Philadelphia, PA (Sports Network) -
One of the best movies of the late 1980s, "Crimes and Misdemeanors" is Woody Allen's masterful take on how human beings can will themselves to live with tremendous amounts of guilt.
In the film, a character played by Martin Landau gets away with murder in a legal sense, but he finds the hardest part is coming to terms with the mental anguish that goes along with such an unspeakable act.
It was the NHL's latest firestorm that got me thinking about Allen's dark comedy. After all, there has been a great debate on crime and punishment in the world of hockey, an argument that was prompted by a controversial check from Boston's Zdeno Chara.
Chara set into motion a violent collision at the Bell Centre on Tuesday that resulted in Canadiens forward Max Pacioretty sustaining a severe concussion and cracked vertebra. It's too early to tell if Pacioretty will be able to return this season or how his career will be affected by the hit, but one hopes the young winger will make a full recovery.
The hit was controversial enough, but a surprising ruling made by the NHL the day after the incident has thrown additional gasoline on the fire.
Although the Bruins' captain was assessed a five minute major for interference and a game misconduct, the NHL decided that no suspension or fine was in order for Chara's role in the collision. That decision has understandably, and predictably, drawn the ire of hockey fans everywhere, especially those in Montreal.
Now, the latest news out of Canada is that a Quebec prosecutor has asked the Montreal police to investigate the matter criminally, an announcement that could stir up emotions to an even greater degree.
As gruesome as the play is to watch, there is really no way of determining Zdeno Chara's intent.
But, with all the drama surrounding this event it is important that we keep the facts straight and try to avoid getting carried away with circumstantial evidence.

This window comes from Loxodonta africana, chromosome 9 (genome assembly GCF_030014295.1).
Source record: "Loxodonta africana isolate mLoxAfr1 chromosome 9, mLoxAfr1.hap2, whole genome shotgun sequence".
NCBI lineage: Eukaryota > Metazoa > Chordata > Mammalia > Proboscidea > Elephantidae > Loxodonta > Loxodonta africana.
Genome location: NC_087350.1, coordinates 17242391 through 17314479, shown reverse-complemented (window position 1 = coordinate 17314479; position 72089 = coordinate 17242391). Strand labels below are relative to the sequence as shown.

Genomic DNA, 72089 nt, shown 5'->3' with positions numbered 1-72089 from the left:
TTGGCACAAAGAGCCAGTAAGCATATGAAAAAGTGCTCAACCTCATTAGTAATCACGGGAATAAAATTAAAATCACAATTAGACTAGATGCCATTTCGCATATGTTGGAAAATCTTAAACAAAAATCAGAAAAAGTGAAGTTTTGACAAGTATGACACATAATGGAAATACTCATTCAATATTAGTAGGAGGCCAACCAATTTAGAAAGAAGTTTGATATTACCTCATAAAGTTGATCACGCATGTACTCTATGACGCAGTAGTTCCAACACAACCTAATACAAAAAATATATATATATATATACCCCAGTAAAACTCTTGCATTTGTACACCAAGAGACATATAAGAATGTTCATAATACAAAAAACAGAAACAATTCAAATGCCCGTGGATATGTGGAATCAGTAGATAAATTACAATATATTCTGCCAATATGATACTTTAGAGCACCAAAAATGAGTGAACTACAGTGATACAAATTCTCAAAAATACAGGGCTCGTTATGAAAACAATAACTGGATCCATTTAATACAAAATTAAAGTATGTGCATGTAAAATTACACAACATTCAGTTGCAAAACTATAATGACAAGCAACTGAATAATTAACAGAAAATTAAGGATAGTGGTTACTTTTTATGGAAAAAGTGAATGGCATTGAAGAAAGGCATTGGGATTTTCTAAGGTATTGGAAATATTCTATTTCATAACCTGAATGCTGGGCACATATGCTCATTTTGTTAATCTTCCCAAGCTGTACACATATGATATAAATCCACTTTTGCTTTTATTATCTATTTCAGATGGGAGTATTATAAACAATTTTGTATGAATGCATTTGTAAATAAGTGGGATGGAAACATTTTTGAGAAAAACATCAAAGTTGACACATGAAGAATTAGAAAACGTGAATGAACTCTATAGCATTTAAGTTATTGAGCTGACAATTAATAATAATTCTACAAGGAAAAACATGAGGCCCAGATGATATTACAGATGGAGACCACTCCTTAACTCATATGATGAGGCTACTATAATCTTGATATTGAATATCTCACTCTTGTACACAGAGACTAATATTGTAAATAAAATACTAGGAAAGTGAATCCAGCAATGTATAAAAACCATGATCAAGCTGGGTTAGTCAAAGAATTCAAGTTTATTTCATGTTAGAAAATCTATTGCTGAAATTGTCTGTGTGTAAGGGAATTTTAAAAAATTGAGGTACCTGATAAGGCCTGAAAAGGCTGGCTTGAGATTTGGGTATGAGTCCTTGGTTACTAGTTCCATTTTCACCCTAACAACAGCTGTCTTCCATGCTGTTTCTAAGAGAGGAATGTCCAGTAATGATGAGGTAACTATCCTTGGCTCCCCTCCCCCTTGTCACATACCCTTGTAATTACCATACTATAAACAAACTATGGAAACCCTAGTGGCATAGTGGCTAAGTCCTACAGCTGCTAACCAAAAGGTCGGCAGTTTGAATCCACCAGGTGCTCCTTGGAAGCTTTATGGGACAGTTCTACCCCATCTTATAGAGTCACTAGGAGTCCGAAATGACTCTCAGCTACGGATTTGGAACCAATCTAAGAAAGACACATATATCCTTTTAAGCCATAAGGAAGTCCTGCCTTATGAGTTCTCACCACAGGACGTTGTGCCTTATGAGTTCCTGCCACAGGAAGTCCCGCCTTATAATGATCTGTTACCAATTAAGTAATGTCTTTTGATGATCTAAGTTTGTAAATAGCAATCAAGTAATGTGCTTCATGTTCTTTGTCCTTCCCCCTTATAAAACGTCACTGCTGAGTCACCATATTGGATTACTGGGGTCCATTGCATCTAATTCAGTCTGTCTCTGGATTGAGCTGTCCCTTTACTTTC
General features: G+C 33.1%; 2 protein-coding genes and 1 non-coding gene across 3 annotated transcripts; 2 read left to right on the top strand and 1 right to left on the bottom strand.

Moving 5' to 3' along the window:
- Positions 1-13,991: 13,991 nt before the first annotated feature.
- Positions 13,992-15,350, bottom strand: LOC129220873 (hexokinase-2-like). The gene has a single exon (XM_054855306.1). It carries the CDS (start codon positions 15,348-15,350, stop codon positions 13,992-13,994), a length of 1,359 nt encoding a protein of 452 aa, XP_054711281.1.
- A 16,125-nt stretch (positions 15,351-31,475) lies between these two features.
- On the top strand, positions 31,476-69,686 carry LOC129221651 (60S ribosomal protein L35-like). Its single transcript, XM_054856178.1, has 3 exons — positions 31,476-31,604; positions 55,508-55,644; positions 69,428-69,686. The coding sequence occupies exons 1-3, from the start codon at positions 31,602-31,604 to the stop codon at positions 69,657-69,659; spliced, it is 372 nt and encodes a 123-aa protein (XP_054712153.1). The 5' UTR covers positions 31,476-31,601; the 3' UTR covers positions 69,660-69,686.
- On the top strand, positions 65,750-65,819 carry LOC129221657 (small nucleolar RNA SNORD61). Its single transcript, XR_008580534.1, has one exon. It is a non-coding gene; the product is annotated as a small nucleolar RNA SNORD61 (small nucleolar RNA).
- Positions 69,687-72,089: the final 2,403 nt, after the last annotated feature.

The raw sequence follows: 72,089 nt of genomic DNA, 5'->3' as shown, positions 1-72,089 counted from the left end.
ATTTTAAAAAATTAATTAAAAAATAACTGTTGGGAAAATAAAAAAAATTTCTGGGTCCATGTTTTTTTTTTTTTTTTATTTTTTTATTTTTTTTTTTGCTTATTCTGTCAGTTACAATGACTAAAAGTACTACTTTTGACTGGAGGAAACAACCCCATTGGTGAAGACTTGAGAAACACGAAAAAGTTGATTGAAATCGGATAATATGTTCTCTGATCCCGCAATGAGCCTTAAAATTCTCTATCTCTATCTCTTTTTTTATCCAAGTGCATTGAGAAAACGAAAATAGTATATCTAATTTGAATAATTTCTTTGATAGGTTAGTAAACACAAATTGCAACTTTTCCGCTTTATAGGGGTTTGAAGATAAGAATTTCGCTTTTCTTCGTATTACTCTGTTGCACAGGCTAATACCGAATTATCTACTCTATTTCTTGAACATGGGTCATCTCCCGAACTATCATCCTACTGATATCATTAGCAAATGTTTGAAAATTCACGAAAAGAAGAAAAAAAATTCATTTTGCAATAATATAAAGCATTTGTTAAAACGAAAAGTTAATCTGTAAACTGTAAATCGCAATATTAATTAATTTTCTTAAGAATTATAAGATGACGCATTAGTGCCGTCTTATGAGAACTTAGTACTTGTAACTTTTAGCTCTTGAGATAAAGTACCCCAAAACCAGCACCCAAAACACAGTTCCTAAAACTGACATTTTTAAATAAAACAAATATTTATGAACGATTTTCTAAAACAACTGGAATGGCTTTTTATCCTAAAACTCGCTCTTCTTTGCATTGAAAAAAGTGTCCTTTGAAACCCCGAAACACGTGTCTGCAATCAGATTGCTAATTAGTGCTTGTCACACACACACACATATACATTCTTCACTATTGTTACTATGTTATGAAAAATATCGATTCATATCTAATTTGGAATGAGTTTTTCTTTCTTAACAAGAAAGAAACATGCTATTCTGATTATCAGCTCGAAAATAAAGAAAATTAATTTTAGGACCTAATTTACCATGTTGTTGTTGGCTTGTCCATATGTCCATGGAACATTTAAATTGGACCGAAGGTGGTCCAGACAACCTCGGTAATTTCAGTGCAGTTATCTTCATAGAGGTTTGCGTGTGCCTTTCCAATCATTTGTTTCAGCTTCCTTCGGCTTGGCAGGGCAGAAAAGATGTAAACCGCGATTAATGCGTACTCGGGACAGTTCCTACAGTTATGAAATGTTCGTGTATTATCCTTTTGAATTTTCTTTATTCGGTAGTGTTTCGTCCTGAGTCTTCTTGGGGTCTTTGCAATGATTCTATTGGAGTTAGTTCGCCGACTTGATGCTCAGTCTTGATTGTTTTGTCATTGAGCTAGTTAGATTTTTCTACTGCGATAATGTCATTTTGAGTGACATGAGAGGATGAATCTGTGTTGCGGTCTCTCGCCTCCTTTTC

What happened to Pacioretty was horrifying to watch and he deserves justice, but that doesn't mean we should let emotions decide a matter that deserves a serious analysis of the video evidence.
We can see that Chara clearly committed an interference penalty on the play, as he took the body on Pacioretty long after the puck was gone. We also know that Chara's late hit directly resulted in Pacioretty's head getting slammed into the stanchion at the end of the visitors bench, causing the serious injuries to the 22-year-old American.
But, as gruesome as the play is to watch there is really no way of determining Chara's intent.
The fact that Pacioretty and Chara were involved in a scuffle after the former player scored an overtime game-winner when the bitter rivals met on Jan. 8 doesn't change anything either. It's possible that Chara was carrying out some sort of sadistic revenge plan, but proving such a serious accusation seems futile when all we have to go on is what actually happened on the ice.
Still, the NHL did not need to prove intent in order to suspend Chara for the hit, they could have found the big defenseman guilty of at least being careless and handed him a four or five-game ban.
The league's senior vice president of hockey operations Mike Murphy, who issued the statement on Wednesday that announced Chara would not be suspended, had to know on some level that his decision would be unpopular. Like all pro sport leagues these days, the NHL is often criticized for the way it addresses the hot-button issue of concussions and Murphy had to know that not suspending Chara would be taken by many folks to mean that he wasn't taking the issue of head injuries seriously.
Still, Murphy's statement offers an honest assessment of the video evidence and is not colored by emotions.
"I could not find any evidence to suggest that, beyond this being a correct call for interference, that Chara targeted the head of his opponent, left his feet or delivered the check in any other manner that could be deemed to be dangerous," Murphy said.
This was a hockey play that resulted in an injury because of the player colliding with the stanchion and then the ice surface."
Murphy also added that Chara has never been suspended during his 13-year career, as repeat offender status always factors heavily in the NHL's decisions in these types of matters. It was a bold move to not ban Chara for at least a few games, but the league deserves some credit for sticking to its guns on this one.
Unless Chara offers an admission of guilt, we have to come to terms with the unpleasant notion that what happened to Pacioretty was likely an accident. As it stands, whether Chara acted in malice is simply impossible to prove, or disprove, for that matter.
Much like Landau's character in "Crimes and Misdemeanors", if Chara did intentionally hurt Pacioretty, then the only punishment he will likely face is coming to terms with his own conscience.
Not exactly a comforting scenario, but perhaps it's one that can help us take something positive out of a bad situation.
Perhaps, we should move past trying to assign total blame for Pacioretty's injury on Chara. Maybe instead we should devote more time to figuring out if there is a way to make that area of NHL rinks safer, so that the next time a player hits that stanchion there is a better chance of escaping serious injury.